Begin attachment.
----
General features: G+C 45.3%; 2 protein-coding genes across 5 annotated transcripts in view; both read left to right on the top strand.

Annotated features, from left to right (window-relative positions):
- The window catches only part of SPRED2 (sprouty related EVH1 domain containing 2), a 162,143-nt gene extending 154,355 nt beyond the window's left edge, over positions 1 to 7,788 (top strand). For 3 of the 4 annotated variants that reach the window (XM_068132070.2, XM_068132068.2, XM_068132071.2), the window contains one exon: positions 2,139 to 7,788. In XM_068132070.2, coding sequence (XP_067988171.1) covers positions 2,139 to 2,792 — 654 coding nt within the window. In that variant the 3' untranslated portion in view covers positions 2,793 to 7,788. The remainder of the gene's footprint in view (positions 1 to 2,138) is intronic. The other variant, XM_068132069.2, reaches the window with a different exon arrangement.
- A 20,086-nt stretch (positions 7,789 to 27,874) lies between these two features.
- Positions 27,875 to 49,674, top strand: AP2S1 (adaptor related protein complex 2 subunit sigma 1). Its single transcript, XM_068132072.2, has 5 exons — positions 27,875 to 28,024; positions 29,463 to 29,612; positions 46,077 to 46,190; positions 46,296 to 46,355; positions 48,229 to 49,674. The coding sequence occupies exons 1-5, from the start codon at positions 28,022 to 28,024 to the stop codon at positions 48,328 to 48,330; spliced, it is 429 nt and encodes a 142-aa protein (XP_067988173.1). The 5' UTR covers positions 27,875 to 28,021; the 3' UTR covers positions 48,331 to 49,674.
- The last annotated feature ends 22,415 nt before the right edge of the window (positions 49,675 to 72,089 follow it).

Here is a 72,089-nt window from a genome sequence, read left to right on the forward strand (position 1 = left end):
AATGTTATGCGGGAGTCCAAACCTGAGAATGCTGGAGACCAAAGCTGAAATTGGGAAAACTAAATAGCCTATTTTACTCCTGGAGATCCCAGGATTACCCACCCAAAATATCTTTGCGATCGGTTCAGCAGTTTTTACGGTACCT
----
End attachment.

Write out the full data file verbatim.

General features: G+C 45.3%; 2 protein-coding genes across 5 annotated transcripts in view; both read left to right on the top strand.

Annotated features, from left to right (window-relative positions):
- The window catches only part of SPRED2 (sprouty related EVH1 domain containing 2), a 162,143-nt gene extending 154,355 nt beyond the window's left edge, over positions 1 to 7,788 (top strand). For 3 of the 4 annotated variants that reach the window (XM_068132070.2, XM_068132068.2, XM_068132071.2), the window contains one exon: positions 2,139 to 7,788. In XM_068132070.2, coding sequence (XP_067988171.1) covers positions 2,139 to 2,792 — 654 coding nt within the window. In that variant the 3' untranslated portion in view covers positions 2,793 to 7,788. The remainder of the gene's footprint in view (positions 1 to 2,138) is intronic. The other variant, XM_068132069.2, reaches the window with a different exon arrangement.
- A 20,086-nt stretch (positions 7,789 to 27,874) lies between these two features.
- Positions 27,875 to 49,674, top strand: AP2S1 (adaptor related protein complex 2 subunit sigma 1). Its single transcript, XM_068132072.2, has 5 exons — positions 27,875 to 28,024; positions 29,463 to 29,612; positions 46,077 to 46,190; positions 46,296 to 46,355; positions 48,229 to 49,674. The coding sequence occupies exons 1-5, from the start codon at positions 28,022 to 28,024 to the stop codon at positions 48,328 to 48,330; spliced, it is 429 nt and encodes a 142-aa protein (XP_067988173.1). The 5' UTR covers positions 27,875 to 28,021; the 3' UTR covers positions 48,331 to 49,674.
- The last annotated feature ends 22,415 nt before the right edge of the window (positions 49,675 to 72,089 follow it).

Here is a 72,089-nt window from a genome sequence, read left to right on the forward strand (position 1 = left end):
AATGTTATGCGGGAGTCCAAACCTGAGAATGCTGGAGACCAAAGCTGAAATTGGGAAAACTAAATAGCCTATTTTACTCCTGGAGATCCCAGGATTACCCACCCAAAATATCTTTGCGATCGGTTCAGCAGTTTTTACGGTACCT